Alchemical Dialectics 
 

Art Critiques:

TRANSITION and the SUBLIME: An Art History
of the
Early Renaissance - by Johnes Ruta


Philosophical Art : "The Bermuda Group" 1729 -
Bishop Berkeley - Epiricism, Immaterialism, Idealismm & Solipsism


Lecture Videos added to Metaphysical Forum 2010:

Julianne Davidow - Neo-Platonists in the Renaissance
Richard Harteis - The Metaphysics of Poetry: Emotions, Eros, and Loss
Kathleen Damiani, PhD. - Sources of the Divine Sophia
Magda Mraz - Egypt: Spiritual Transformation of the Universe
Steve Bass, AIA, ICA - Geometry Lessons from the Great Library of Alexandria


Schizophrenia, Archetypes, and Communication (paper August, 2010)

 
 

The Uroboros -- Alchemical  Dialectics
Leonardo's VITRUVIAN MAN
Paracelsus (1493-1543)
 
     
 

ALCHEMY: An ancient and medieval philosophy combining an occult cosmology with practical chemical experimentation. Originating independently in Helenistic Alexandria and ancient China, alchemy remained a legitimate branch of philosophy in Europe and the Islamic world for 1500 years. In its practical aspects, it became the precursor of modern chemistry. Basing their view upon Aristotelian physics, the alchemists sought to isolate the materia prima out of which they believed all other objects in the physical world could be created. Strong Neoplatonic and Kabbalistic influences pervade Renaissance alchemical tracts and a mystical approach based on occult correspondences and 'sympathies' became increasingly apparent. The practical alchemist sought three things: the Elixir of Life, the Universal Panacea, and the means of transmuting base metals into gold. ["A Dictionary of Philosophy" by Anthony Flew (St. Martins Press, NY, 1979)]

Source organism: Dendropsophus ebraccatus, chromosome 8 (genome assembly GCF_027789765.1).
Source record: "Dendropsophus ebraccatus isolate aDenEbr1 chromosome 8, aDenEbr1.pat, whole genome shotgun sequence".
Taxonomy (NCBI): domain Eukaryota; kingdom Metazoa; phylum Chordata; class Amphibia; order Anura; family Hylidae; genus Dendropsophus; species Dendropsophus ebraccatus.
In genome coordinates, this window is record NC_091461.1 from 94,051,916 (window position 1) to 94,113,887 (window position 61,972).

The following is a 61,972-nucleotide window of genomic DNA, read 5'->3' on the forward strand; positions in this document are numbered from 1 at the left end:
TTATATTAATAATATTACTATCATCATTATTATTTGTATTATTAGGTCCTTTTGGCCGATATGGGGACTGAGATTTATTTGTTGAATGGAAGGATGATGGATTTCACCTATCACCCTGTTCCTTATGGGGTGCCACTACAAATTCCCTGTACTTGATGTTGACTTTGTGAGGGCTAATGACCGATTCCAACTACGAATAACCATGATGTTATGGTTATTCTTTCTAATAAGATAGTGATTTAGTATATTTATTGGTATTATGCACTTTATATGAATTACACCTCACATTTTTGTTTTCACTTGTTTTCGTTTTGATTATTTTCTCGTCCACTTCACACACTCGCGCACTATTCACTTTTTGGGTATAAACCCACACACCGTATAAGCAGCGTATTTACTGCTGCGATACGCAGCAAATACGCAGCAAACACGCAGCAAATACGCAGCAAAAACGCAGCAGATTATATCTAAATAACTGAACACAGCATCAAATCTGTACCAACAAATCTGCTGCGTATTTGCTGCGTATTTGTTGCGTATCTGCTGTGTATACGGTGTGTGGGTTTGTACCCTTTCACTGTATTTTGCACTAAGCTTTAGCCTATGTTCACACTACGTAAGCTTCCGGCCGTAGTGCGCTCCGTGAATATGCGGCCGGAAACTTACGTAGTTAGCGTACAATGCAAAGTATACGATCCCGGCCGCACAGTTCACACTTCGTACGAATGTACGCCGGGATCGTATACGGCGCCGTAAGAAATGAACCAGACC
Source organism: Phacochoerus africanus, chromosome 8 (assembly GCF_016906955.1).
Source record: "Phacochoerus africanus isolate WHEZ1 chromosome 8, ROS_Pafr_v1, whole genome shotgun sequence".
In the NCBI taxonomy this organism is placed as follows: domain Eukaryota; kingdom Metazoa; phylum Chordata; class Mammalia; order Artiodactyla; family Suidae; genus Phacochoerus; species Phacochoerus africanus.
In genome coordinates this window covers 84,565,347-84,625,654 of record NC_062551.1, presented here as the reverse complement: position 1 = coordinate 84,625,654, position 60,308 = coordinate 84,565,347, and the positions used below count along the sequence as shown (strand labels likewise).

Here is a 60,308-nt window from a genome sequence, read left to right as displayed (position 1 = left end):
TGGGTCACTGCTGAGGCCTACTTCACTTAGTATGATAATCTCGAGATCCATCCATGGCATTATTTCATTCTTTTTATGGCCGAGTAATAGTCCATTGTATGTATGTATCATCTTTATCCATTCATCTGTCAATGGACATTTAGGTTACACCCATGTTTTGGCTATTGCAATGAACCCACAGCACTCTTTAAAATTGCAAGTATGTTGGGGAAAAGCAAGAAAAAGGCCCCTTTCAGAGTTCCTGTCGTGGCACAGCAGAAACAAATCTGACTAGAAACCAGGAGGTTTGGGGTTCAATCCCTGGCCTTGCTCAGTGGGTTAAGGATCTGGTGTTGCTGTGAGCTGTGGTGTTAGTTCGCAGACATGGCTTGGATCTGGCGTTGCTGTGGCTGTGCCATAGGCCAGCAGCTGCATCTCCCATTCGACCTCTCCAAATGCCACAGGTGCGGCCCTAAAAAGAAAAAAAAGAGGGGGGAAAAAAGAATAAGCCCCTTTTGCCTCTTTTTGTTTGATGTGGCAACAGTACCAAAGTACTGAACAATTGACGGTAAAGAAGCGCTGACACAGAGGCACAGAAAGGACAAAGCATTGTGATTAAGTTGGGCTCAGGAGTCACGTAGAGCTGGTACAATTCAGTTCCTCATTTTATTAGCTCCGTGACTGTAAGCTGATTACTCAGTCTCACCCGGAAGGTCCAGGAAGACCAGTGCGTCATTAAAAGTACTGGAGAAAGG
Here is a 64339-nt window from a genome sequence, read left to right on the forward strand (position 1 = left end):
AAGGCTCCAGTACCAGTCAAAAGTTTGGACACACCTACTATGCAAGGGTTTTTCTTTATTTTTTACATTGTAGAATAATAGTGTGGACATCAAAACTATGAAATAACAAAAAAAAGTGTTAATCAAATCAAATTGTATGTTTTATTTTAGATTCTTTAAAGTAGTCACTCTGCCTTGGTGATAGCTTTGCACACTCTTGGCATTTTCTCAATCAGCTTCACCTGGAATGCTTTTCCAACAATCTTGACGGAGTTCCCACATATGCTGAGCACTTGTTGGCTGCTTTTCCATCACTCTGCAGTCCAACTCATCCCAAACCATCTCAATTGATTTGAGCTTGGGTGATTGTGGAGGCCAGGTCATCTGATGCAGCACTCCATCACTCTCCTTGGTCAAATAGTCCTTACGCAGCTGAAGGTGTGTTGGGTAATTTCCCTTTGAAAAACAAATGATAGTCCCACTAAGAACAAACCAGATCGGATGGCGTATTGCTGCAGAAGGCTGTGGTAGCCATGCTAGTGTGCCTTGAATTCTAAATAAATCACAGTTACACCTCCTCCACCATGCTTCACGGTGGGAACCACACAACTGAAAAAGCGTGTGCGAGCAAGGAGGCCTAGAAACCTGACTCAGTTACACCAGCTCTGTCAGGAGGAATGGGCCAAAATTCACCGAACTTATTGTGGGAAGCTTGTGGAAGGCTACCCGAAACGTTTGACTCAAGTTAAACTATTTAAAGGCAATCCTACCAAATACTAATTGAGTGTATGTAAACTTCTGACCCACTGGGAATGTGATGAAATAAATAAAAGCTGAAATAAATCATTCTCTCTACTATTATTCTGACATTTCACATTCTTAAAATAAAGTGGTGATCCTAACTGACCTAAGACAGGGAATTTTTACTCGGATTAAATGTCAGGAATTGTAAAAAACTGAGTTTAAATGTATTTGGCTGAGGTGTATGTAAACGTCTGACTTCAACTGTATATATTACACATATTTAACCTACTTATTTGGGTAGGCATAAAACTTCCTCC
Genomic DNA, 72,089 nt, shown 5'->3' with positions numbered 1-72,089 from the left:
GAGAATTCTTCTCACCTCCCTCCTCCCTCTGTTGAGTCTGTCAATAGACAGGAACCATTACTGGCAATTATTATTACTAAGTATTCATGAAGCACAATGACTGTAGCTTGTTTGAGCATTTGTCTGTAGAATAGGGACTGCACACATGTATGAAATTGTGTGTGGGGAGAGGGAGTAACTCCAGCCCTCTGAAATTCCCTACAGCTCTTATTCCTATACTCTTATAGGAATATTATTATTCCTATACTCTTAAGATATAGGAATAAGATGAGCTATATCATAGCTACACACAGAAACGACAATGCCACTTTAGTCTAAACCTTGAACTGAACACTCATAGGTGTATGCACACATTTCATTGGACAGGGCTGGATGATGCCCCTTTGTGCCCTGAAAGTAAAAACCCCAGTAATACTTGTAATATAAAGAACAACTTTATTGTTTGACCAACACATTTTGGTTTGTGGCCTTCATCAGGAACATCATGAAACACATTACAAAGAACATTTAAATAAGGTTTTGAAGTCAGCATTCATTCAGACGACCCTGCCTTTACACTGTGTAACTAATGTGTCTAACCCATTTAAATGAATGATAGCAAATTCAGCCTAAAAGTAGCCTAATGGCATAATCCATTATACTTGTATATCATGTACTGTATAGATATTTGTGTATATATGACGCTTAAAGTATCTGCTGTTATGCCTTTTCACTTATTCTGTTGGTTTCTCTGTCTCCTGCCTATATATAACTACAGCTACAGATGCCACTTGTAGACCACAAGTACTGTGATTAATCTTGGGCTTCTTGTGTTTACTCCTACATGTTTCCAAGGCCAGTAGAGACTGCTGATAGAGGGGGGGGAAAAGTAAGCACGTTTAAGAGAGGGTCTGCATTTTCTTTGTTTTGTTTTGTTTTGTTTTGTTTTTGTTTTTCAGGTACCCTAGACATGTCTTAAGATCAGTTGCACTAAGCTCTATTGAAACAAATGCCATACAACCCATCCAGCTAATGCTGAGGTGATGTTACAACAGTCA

DIALECTIC(S): 1. (Socratic) The term "dialectic" is derived from a Greek word meaning "to converse" or "to discourse", and the dialectic that is ascribed to Socrates refers to his conversational method of argument, involving question and answer. 2. (Platonic) In Plato's REPUBLIC, dialectic is the supreme kind of knowledge, which "gives an account" (logos) of everything, by reference to the "Idea of the Good". In Plato's later dialogues, especially THE SOPHIST, 'dialectic' is the name given to the study of the interconnection of the Platonic Forms or Ideas, and appears to refer to a definition by genus and species. 3. (Aristotelian) In Aristotle's logical works, 'dialectic' refers to reasoning from premises that are probable. ["A Dictionary of Philosophy" by Anthony Flew (St. Martins Press, NY, 1979)]  
   
 
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